- Firstly, when you print the form, all the hidden fields will be printed out too. Now you can simply hide the print button too, but this can be overcome in the same way as the next bullet point.
The second option is to create a child entity that hangs off the entity that the sensitive fields live on and then to move these sensitive fields to this new entity. This will allow you to use the Crm out of the box security on this child entity. This will work fine, but it does mean that each record you create, you'll have to also create a child record, which can be a pain.
For this example, I will use the account entity, and assume a new bankaccount field is the sensitive field.
I create the bankaccount field on the account form and show and hide it based on whether the user is in the "Manager" security role (note that determining the security role of a user is covered by other blogs and out of scope for this entry, if anyone needs more information, email me).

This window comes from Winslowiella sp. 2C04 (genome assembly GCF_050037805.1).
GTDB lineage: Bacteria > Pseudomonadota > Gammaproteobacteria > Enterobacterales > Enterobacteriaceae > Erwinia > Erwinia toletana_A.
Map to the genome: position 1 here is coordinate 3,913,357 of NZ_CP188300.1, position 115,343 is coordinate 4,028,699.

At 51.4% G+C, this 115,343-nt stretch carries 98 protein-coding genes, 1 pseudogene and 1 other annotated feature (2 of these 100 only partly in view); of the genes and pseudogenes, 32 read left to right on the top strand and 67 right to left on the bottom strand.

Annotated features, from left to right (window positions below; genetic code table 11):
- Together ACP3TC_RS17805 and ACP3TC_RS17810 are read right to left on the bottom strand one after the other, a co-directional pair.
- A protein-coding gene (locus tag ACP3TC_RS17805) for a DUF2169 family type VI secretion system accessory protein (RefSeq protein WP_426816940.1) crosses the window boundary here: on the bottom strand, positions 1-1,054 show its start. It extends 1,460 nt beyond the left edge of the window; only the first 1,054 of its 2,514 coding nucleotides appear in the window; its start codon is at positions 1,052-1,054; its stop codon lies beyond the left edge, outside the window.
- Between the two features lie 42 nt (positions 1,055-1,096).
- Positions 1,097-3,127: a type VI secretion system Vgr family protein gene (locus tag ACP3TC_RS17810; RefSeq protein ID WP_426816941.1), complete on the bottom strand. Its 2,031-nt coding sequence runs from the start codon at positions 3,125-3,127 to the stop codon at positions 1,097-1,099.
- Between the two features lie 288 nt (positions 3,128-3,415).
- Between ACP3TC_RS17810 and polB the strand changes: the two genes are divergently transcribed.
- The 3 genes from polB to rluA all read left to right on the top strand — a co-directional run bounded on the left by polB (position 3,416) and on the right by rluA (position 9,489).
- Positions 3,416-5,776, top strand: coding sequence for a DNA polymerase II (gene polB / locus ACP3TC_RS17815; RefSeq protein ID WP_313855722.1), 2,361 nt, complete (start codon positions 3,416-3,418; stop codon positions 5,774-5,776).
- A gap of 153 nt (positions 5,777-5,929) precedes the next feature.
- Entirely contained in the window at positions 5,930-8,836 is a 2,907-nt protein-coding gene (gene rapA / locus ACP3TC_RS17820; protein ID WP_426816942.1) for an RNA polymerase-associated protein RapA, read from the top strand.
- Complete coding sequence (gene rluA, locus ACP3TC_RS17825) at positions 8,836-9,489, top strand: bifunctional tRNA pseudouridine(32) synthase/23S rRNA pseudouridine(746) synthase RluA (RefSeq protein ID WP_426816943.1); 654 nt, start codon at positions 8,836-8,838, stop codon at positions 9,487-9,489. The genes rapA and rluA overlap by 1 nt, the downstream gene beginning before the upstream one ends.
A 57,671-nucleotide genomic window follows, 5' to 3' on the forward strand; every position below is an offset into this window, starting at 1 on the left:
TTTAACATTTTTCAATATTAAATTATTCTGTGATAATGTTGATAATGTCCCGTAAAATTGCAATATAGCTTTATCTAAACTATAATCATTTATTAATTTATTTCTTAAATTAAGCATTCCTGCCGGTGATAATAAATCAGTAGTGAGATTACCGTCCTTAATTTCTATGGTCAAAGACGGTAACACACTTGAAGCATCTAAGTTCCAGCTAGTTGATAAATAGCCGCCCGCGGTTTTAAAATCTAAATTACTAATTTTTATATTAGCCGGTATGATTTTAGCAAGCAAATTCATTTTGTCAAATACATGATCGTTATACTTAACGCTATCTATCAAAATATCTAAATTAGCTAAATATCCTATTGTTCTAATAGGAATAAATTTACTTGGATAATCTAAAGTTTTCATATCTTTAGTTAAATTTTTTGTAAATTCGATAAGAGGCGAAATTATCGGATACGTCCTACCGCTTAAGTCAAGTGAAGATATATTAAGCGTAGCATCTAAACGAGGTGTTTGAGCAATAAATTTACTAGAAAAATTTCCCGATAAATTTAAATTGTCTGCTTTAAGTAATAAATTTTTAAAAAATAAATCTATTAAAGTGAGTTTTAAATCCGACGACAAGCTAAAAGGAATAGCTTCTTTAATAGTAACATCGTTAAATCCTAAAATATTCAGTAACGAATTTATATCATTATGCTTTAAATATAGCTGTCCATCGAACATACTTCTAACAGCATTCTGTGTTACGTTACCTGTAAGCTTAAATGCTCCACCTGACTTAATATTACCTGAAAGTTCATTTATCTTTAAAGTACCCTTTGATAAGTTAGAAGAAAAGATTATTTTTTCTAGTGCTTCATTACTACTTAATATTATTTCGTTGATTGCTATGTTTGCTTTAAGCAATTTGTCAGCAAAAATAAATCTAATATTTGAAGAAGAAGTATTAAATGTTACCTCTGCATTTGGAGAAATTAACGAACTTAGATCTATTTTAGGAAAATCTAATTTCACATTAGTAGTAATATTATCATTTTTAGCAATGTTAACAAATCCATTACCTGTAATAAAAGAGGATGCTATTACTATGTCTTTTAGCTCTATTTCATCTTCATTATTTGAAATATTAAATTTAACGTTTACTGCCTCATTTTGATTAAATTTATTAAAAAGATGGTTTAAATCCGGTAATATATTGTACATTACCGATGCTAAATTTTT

Next I create a new entity called bankaccount, and create a 1:N relationship with account. This entity only has one field, "bankaccount". Assign security to this entity so that only users in the "Manager" security role can use it (read, write, create etc) and no one else can see it.
Now, onCreate of an entity, if the bankaccount field is filled in I create a bankaccount record that hangs off the account entity. Also in this plugin I clear the value of the bankaccount field on the account form, so it is essencially empty. Note that you may even put something like "bank account hidden" as the bankaccount in in the plugin.
So now when a user opens this new account and does not have rights to see the bankaccount details, the field is both hidden and empty, so even if they do try and unhide it, it won't show the correct value.
Finally, if a user has rights to see the bank acount, use a crm soap call (also covered on blogs elsewhere, and is similar to retrieving the user role, email me if you need more info) to retrieve the bankaccount from the child record and populate the field accordingly.
Now you could also create an onUpdate plugin to compare the account.bankaccount field with the bankaccount.bankaccount field and update the bankaccount.bankaccount accordingly.
This was rather hard to explain, so feel free to post questions and I'll answer them.